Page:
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Source: Karen Blakeslee, 785-532-1673, kblakesl@k-state.edu.
News release prepared by: Greg Tammen, 785-532-2535, gtammen@k-state.edu

Friday, July 2, 2010

K-STATE EXTENSION SPECIALIST GIVES THE SCOOP ON ICE CREAM: FROM HEALTHIER OPTIONS TO SAFETY WITH HOMEMADE MIXTURES

MANHATTAN -- A Kansas State University Research and Extension specialist says just because we all scream for ice cream doesn't mean we also have to scream about the fat and calories that come with it.

Karen Blakeslee, extension associate in animal sciences and industry and at K-State's Food Science Institute, has advice on ways to enjoy ice cream and watch your waistline.

"We're hearing about obesity a lot, so watching your portion sizes is a really good way to cut calories," Blakeslee said. "The recommended serving size for ice cream is a half a cup, which is around 130-150 calories."

Nutritionally there is not much difference between commercially made or homemade ice cream, Blakeslee said, as both kinds are usually made with cream, milk and eggs.

Blakeslee said there are ways to reduce calorie and fat intake without giving up ice cream completely. Most grocery stores carry healthier alternatives, such as reduced fat ice cream, which contains 25 percent less fat; a light version, which has 50 percent less total fat and 33 percent fewer calories; low-fat ice cream, which has three grams of fat per serving; and non-fat ice cream, which has about 0.5 grams of fat per serving.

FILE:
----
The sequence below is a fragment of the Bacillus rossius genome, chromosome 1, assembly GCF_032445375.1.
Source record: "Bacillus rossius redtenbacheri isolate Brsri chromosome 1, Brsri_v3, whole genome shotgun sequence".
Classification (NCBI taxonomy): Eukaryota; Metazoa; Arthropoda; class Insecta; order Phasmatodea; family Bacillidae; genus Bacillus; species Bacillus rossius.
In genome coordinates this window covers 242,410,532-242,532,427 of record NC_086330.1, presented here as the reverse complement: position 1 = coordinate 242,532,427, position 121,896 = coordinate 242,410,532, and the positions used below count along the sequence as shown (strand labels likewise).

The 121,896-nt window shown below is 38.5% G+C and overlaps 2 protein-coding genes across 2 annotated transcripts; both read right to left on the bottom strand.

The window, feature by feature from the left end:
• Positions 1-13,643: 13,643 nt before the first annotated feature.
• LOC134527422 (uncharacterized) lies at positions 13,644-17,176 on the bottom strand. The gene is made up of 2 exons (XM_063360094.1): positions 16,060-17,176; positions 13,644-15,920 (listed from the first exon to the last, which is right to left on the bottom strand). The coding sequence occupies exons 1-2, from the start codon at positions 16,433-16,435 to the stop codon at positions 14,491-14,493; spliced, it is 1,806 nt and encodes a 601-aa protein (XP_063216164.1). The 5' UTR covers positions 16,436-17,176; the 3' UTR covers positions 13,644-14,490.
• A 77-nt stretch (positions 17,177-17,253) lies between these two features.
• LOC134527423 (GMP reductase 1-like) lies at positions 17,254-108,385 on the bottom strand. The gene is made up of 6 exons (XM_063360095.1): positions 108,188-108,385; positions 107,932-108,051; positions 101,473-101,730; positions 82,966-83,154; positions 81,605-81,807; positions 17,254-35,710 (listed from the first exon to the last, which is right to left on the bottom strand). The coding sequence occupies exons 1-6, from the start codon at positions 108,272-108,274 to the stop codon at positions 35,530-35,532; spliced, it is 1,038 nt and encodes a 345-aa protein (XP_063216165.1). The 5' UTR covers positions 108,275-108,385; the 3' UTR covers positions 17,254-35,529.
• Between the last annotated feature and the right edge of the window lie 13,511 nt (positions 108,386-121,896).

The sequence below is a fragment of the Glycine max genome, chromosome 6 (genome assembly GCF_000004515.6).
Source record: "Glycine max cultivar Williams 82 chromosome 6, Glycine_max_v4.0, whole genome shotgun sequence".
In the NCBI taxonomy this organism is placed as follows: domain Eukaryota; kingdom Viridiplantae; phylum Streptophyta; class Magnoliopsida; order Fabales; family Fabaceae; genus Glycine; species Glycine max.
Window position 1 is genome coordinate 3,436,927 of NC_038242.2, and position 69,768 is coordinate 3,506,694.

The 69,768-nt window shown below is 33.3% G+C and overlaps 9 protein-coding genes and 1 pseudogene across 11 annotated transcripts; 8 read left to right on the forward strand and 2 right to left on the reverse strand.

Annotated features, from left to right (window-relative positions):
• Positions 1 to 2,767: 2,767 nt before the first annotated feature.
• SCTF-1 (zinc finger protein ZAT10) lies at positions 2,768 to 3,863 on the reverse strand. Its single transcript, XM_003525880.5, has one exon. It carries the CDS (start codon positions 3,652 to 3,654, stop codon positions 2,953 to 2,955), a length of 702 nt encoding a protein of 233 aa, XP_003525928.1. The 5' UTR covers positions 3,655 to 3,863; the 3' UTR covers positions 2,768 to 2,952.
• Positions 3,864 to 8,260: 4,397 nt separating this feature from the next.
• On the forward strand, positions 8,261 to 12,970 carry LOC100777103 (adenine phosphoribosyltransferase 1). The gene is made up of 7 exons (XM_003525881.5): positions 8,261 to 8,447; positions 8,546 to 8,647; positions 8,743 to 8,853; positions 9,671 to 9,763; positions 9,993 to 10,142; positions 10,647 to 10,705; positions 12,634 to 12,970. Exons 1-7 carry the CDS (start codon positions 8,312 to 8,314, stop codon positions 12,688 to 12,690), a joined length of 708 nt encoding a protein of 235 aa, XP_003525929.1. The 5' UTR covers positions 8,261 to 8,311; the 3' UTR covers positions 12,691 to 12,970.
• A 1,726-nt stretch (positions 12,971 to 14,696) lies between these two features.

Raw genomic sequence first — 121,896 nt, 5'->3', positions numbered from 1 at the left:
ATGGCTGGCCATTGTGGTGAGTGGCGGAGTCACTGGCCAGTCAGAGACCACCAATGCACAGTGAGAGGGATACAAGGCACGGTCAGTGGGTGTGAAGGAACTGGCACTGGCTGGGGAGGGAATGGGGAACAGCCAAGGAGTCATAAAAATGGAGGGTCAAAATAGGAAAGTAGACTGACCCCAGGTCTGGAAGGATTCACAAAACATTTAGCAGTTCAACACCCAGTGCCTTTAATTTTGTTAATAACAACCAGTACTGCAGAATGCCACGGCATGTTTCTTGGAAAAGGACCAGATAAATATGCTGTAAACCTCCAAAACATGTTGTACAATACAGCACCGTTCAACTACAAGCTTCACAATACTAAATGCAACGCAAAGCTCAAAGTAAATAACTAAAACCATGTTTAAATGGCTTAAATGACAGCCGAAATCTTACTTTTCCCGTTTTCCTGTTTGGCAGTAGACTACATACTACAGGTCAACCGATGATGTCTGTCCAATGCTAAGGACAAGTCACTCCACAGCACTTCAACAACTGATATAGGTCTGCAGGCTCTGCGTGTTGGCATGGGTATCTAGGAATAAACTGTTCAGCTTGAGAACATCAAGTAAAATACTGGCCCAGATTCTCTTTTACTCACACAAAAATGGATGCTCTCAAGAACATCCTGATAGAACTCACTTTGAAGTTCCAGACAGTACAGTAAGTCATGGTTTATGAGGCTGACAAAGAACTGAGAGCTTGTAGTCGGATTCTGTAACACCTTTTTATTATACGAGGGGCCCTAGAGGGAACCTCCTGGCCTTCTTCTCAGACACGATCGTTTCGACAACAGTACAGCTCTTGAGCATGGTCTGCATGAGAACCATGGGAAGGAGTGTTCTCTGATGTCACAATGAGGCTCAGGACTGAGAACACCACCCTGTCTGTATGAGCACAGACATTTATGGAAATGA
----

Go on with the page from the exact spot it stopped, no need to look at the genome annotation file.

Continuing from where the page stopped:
"There also are other frozen desserts, such as sherbet, gelato, sorbet and fruit bars, which are all lower in fat and just as refreshing as ice cream," she said. "If you don't want to give up ice cream, ice cream bars are a nice option because they are portion-sized for you already."

Even though reduced fat versions of chocolate and caramel syrups are available, Blakeslee recommends topping ice cream with fresh fruit -- strawberries, peaches and pineapple -- to sweeten the flavor and avoid the extra fat.

Homemade ice cream can be a treat, but it also can pose a health risk beyond its fat and calories, Blakeslee said.

"When making homemade ice cream, eggs are a traditional ingredient. When using raw eggs there is a chance of getting salmonella," she said. "This also can be a concern in commercially made ice cream."

To reduce the risk of contamination in homemade ice cream this summer, Blakeslee recommended starting with a custard base. To do that, cook the milk, sugar and eggs gently to 160 degrees and hold it at that temperature for about 15 seconds, she said. Once the custard is chilled, it can be added to the rest of the ingredients and churned.

Blakeslee said other options include using pasteurized eggs or a recipe that does not require raw eggs.

Ice cream may be the nation's favorite sweet food, and according to Blakeslee each American will consume an average of 23.2 quarts of ice cream or other commercially produced frozen dairy product this year. In fact, due to its popularity with the American public, President Ronald Reagan in 1984 declared July to be National Ice Cream Month, with July 18 as National Ice Cream Day, she said.

Blakeslee attributes the popularity of ice cream to its multitude of flavors and its versatility: shakes, malts, sundaes, ice cream bars, sandwiches or simply a scoop in a dish or a cone.